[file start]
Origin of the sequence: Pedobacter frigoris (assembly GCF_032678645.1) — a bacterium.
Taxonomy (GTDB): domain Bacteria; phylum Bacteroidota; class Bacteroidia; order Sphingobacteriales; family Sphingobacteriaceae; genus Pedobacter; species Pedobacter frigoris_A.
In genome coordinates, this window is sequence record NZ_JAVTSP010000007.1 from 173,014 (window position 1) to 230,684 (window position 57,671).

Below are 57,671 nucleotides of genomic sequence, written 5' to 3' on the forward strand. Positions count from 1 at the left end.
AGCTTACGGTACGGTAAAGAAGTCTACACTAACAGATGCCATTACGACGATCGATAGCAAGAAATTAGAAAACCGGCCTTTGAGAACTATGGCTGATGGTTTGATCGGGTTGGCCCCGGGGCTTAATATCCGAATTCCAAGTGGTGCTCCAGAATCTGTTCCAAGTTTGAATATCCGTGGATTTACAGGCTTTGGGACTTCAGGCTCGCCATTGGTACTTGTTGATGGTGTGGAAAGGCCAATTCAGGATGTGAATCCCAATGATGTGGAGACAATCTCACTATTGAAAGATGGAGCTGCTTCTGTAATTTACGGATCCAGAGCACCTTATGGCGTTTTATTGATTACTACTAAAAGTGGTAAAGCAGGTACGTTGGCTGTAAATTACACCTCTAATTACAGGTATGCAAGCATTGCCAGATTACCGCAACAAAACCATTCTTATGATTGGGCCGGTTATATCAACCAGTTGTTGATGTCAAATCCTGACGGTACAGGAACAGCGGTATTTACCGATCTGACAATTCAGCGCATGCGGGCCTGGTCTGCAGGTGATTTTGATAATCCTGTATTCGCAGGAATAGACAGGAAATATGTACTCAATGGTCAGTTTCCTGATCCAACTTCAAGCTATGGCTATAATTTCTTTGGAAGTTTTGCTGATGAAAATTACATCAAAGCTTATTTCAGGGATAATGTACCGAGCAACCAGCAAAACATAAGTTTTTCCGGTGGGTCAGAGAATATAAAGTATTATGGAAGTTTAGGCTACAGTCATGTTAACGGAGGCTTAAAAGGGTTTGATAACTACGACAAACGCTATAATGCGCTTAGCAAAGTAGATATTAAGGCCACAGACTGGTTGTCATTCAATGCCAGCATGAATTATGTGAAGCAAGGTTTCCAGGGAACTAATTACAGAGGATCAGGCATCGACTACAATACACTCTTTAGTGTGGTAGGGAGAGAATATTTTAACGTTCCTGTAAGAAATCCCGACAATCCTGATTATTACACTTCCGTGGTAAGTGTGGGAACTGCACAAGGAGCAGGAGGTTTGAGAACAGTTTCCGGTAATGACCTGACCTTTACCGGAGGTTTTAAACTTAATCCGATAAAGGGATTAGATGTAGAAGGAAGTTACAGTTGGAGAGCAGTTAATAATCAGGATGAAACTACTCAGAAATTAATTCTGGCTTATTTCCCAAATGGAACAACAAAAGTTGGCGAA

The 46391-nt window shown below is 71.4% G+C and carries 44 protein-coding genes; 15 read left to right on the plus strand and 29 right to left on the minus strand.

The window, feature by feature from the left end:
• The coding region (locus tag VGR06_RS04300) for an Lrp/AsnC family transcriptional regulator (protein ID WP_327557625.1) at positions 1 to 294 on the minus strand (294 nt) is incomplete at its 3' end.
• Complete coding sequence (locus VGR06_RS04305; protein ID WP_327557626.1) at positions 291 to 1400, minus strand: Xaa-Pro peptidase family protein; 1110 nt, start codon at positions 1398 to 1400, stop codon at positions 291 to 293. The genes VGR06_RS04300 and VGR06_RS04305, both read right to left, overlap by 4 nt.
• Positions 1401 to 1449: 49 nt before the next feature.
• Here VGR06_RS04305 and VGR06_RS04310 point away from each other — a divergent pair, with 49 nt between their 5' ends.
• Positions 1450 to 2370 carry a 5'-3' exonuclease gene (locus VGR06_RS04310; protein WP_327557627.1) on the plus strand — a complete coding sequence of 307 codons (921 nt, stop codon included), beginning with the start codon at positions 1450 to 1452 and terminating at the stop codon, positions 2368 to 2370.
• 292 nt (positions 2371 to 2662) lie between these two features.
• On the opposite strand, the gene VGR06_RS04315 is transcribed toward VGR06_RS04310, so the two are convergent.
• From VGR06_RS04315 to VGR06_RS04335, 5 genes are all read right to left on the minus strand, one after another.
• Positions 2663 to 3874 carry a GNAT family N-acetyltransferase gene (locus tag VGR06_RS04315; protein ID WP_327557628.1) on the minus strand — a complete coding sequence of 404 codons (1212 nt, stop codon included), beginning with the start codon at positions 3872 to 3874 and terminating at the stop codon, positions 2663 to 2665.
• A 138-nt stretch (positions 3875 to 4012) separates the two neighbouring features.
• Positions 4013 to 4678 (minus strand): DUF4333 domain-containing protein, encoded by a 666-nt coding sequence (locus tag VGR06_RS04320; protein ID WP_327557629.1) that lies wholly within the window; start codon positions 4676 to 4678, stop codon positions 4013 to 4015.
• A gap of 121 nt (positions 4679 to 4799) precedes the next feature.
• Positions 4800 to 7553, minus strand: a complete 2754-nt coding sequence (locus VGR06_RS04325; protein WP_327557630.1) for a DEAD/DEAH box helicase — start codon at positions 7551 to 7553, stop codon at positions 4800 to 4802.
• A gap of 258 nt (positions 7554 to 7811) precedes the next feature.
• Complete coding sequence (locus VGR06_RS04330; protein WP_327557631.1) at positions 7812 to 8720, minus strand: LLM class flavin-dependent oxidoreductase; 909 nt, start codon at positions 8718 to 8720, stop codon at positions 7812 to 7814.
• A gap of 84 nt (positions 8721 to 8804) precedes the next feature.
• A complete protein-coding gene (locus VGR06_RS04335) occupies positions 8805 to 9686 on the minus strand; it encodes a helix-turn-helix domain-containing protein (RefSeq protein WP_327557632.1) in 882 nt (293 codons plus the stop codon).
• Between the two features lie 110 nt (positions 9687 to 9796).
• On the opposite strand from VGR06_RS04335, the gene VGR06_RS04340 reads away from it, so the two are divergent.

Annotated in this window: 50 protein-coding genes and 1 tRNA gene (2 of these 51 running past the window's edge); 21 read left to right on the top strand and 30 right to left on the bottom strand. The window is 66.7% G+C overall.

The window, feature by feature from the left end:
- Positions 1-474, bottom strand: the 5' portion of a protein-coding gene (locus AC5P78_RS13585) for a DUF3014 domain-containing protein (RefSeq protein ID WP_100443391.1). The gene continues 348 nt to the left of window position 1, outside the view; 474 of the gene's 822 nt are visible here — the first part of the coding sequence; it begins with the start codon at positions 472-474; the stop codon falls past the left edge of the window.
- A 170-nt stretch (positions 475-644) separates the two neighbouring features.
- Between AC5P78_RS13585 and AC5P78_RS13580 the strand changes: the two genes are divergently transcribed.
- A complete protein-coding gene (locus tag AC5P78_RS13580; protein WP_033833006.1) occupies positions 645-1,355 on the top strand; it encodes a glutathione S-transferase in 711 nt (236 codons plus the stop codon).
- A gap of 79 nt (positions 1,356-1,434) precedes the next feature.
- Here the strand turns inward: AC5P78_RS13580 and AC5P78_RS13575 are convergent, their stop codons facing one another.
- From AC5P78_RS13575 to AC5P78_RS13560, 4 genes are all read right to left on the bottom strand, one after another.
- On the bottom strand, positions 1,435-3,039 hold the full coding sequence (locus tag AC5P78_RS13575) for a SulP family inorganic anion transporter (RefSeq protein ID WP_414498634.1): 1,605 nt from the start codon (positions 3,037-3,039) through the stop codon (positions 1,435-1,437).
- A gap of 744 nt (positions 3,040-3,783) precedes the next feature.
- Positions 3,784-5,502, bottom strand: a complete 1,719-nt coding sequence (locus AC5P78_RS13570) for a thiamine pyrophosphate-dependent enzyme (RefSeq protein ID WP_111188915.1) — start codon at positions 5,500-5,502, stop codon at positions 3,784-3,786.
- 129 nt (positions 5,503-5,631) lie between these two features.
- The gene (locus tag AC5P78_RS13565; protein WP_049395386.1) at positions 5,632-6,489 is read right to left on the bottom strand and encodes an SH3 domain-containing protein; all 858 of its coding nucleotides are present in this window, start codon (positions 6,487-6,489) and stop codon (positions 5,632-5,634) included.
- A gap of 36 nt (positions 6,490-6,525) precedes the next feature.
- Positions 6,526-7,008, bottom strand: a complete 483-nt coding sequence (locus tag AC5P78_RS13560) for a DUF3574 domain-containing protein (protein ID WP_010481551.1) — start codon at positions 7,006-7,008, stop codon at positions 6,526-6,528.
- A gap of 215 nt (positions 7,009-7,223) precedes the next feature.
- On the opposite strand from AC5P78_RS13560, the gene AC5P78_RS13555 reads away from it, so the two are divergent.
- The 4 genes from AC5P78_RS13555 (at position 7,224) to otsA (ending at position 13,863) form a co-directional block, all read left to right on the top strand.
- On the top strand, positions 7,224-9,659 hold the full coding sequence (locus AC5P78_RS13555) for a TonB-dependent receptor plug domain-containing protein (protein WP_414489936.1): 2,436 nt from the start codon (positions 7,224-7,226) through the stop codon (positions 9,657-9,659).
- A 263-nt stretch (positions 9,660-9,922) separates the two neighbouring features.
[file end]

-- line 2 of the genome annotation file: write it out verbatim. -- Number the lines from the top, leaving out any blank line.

Taxonomy (GTDB): domain Bacteria; phylum Bacteroidota; class Bacteroidia; order Sphingobacteriales; family Sphingobacteriaceae; genus Pedobacter; species Pedobacter frigoris_A.